A More Sustainable & Equitable Global Economy is Possible
We’re proud to partner with MovingWorlds and SAP to help launch S-GRID: A new support program to help social enterprises build sales and partnerships with the corporate sector.
Sustainable Growth of Revenues for International Development; in partnership with SAP; building skills and capacity of social enterprises and small business; connecting them to corporations for more sustainable and equitable practices; creating a regenerative economy
SEATTLE, W.A. – MovingWorlds, SPC. announces a new revenue growth program for social enterprises, S-GRID, to support recovery efforts post-COVID.
S-GRID, or sustainable growth of revenues for international development, is launching in partnership with SAP to ensure a sustainable recovery from the COVID trigger recession. It will help social enterprises build the skills and capacity needed to plug their social and/or environmental-positive solutions into global value chains and international corporations. S-GRID is a first step in creating a regenerative economy and more equitable recovery.
“S-GRID is the first program of its kind to help social enterprises build the skills, know-how, and connections needed to participate in global supply chains, and in a way they can truly deliver social impact,” said Alexandra van der Ploeg, Head of SAP Corporate Social Responsibility. “With the socio-economic implications of COVID-19 hitting social enterprises across the world especially hard, SAP is doubling down on its long-standing commitment to accelerating the social enterprise sector through access to talent, technology and markets. SAP has a powerful platform to help the private sector put their money where their purpose is and scale the social enterprise sector. Corporations today spend trillions of dollars – 3 trillion on SAP Ariba’s platform alone – related to sourcing and distribution chains. Imagine the positive impact that could be made through procurement spend if just a few percent is directed towards social-first organizations.”
Annually, governments contribute over $150 Billion in aid and nonprofit donations hover around $400 Billion per year. Combined, this philanthropy is less than 4% of the world’s GDP and it’s not creating the scalable impact needed. Corporations acknowledge this and are heavily investing in improving the sustainability, equity, and transparency of their supply chains because they are competing for consumers, who are demanding more sustainable products. According to JUST Capital, “almost nine in 10 Americans agree that this [COVID] is an opportunity for large companies to hit “reset” and focus on doing right by their stakeholders.”
A few corporate innovators are leading the way: Patagonia partners with suppliers who increase transparency of their supply chains; Dandelion chocolates sources more ethical, higher quality beans from Maya Mountain Cacao; Microsoft reaches emerging market enterprises and engineers through Mawingu networks. But partnerships are limited and corporations struggle to find social enterprises that have the know-how and systems to connect into more efficient supply chains. S-GRID will fill this gap.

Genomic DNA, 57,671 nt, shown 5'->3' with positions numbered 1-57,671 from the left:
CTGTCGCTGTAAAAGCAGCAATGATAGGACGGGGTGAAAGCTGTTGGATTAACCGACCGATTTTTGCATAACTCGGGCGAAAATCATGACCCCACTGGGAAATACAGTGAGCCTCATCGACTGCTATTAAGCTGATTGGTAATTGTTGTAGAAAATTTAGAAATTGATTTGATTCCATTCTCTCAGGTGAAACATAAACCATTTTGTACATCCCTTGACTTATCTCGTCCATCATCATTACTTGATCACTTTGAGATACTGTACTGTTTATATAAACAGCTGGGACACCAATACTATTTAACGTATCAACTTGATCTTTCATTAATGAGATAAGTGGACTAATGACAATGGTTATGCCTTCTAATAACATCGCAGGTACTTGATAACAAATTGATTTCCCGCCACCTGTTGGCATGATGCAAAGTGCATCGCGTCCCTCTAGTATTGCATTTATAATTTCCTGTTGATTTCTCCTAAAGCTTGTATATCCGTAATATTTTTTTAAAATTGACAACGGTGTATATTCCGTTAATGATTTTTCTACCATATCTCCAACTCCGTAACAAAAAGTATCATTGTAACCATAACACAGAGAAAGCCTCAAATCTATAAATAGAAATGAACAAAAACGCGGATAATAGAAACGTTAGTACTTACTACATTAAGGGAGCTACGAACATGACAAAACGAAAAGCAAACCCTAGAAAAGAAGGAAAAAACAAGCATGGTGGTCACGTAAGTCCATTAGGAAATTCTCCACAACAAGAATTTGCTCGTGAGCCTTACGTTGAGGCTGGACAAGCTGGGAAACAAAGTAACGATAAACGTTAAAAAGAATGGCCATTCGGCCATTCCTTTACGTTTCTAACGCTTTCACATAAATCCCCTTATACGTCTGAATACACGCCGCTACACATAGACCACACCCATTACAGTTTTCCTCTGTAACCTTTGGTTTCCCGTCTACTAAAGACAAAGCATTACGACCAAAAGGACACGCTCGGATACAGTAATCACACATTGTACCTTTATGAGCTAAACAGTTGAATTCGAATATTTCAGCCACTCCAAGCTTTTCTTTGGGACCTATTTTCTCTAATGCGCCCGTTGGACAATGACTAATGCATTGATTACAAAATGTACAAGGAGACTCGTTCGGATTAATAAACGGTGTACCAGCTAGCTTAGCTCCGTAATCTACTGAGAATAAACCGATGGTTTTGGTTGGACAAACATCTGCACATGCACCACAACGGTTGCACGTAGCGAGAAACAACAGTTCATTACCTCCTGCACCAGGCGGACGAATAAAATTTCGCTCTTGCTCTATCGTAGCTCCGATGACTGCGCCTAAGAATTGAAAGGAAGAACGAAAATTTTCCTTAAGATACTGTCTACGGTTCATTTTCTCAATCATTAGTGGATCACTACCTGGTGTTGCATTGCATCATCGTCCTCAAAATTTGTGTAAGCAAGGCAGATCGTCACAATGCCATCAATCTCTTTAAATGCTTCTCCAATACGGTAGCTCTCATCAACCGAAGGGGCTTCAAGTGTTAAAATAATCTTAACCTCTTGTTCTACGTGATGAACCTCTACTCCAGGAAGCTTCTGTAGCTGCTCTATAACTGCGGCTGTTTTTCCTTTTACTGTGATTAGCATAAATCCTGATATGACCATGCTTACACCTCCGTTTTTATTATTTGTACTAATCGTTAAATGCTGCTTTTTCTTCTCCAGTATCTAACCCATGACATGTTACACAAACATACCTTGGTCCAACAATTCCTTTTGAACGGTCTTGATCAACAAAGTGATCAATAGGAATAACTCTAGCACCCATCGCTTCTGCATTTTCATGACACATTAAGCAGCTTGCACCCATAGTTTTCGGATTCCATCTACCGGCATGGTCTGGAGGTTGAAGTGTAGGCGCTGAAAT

By providing on-going and on-demand training, peer-based support, and pro bono consulting, S-GRID helps social enterprises position their products and services in a way that will attract the growing demand from the corporate sector. The program will also help team members within each enterprise develop the business development skills needed to engage in the sector.
“What makes this moment in time so pivotal is that inequities and environmental degradation tend to increase after recessions,” said Mark Horoszowski, CEO and co-founder of MovingWorlds, SPC. “By investing in social enterprises today, we can help them integrate into the post-COVID recovery to better distribute wealth while using regenerative business models to address the ongoing environmental crisis.”
Social enterprises that are accepted into the S-GRID program will benefit from MovingWorlds’ long-term partnerships with corporations like Kering, educational materials from some of the worlds’ top social enterprise accelerators like Village Capital, business development theory from institutions like University of Southern California’s Marshall School of Business, and a global network of skills-based pro bono support from employees of companies like SAP.
“As a start-up, we have participated in many accelerators, but we are particularly keen to apply for S-GRID,” said Louise Bleach, business development manager at Desolenator. “We are excited by the prospect of whole team training but especially the potential to form strategic corporate partnerships. Building meaningful connections in the corporate sphere is a challenge faced by all small enterprises. As such, we are looking forward to exploring how S-GRID is able to accelerate and foster these connections so we can focus on what we do best – providing water to those at the forefront of the water crisis.”
S-GRID is the first social enterprise support program to operate with an on-demand model, meaning there is no start or end date, and accepted social enterprises can receive support for as long they need it, available to the social entrepreneur, and all other members of the team. S-GRID is now accepting applications from mission-driven organizations around the world.